Typing "how to get rich quick" then hitting the search button on your PC will give you different (and even ridiculous) ways of making a dishonest living. Everything sounds so exciting and simply too good to be true. And most of the time, these are either scams or simply lies. Thus, many people don't really believe that there are ways to get rich quick -- unless of course, a distant relative died and left you his millions.
Break up with your credit card. Did you know that people who use credit cards for purchases end up spending more money than people who use cash? That's because parting with cash is painful. Using a credit card doesn't carry that much of a sting. If you can, divorce your credit card and see how it feels to pay with cash. You'll probably end up saving a boatload of money.
If you wish you had a little more money in your pocket, you’re not alone. Fortunately, you have a variety of options when it comes to making money. Doing odd jobs is a quick and easy way to earn money. Similarly, reselling items or selling items you make can earn you extra cash. As another option, earn money online by writing a blog, freelancing, or doing online surveys.
If you're a crafter, the internet is your showcase — and not only at auction sites like eBay. DeWitt Young of ObviousFront.etsy.com has had success turning her crafts into cash online. She has a booth at Etsy.com's Craft Mall, an amazing place where thousands of artisans and crafters offer their goods for sale. DeWitt turns salvaged parts from old TVs and VCRs into artsy necklaces, earrings, and figures. Colleen Jordan of wearableplanter uses 3D printing to create her necklaces called wearable planters.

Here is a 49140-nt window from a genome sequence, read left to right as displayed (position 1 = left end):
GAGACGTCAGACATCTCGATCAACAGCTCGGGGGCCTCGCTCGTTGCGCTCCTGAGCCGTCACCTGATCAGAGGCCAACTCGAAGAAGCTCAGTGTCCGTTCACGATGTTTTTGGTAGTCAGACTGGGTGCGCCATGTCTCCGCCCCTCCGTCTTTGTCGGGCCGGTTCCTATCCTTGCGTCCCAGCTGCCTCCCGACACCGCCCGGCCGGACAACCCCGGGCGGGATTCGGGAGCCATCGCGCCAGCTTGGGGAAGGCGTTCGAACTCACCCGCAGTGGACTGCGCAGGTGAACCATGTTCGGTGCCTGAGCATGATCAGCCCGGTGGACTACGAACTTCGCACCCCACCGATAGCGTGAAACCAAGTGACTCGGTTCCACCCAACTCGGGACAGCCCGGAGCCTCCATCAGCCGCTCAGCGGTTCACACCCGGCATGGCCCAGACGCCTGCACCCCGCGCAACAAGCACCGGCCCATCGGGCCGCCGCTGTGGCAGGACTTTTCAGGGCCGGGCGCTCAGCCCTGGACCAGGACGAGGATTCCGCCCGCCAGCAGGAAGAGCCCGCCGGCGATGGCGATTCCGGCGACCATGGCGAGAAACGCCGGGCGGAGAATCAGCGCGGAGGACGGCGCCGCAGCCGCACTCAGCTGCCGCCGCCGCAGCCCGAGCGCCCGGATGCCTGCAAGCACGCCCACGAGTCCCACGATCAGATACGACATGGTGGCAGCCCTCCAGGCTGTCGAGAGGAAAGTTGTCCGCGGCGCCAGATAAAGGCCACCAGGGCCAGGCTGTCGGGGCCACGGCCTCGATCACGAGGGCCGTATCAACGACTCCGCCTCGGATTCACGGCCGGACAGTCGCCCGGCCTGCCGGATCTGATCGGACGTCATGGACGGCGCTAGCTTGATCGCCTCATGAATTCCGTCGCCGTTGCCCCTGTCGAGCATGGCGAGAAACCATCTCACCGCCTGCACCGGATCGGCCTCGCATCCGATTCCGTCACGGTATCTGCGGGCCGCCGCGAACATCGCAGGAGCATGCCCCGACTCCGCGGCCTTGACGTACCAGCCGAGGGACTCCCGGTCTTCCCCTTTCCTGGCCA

Central to all of this is redefining what it means to be rich. If you need a huge home and an expensive car to “feel” rich, then this advice won’t work for you. But if you define affluence as the ability to spend time with friends and family, to travel, to do work you love and to stop worrying about money, then living below your means is all it takes.
Residual passive income involves assets that pay you monthly for little to no work, or from work you did once but no longer do. This income is key to automatically generating wealth over time. Some examples include collecting royalties from books you wrote, selling advertising on your blog or website, or selling digital products like e-books, online courses, online workshops or videos.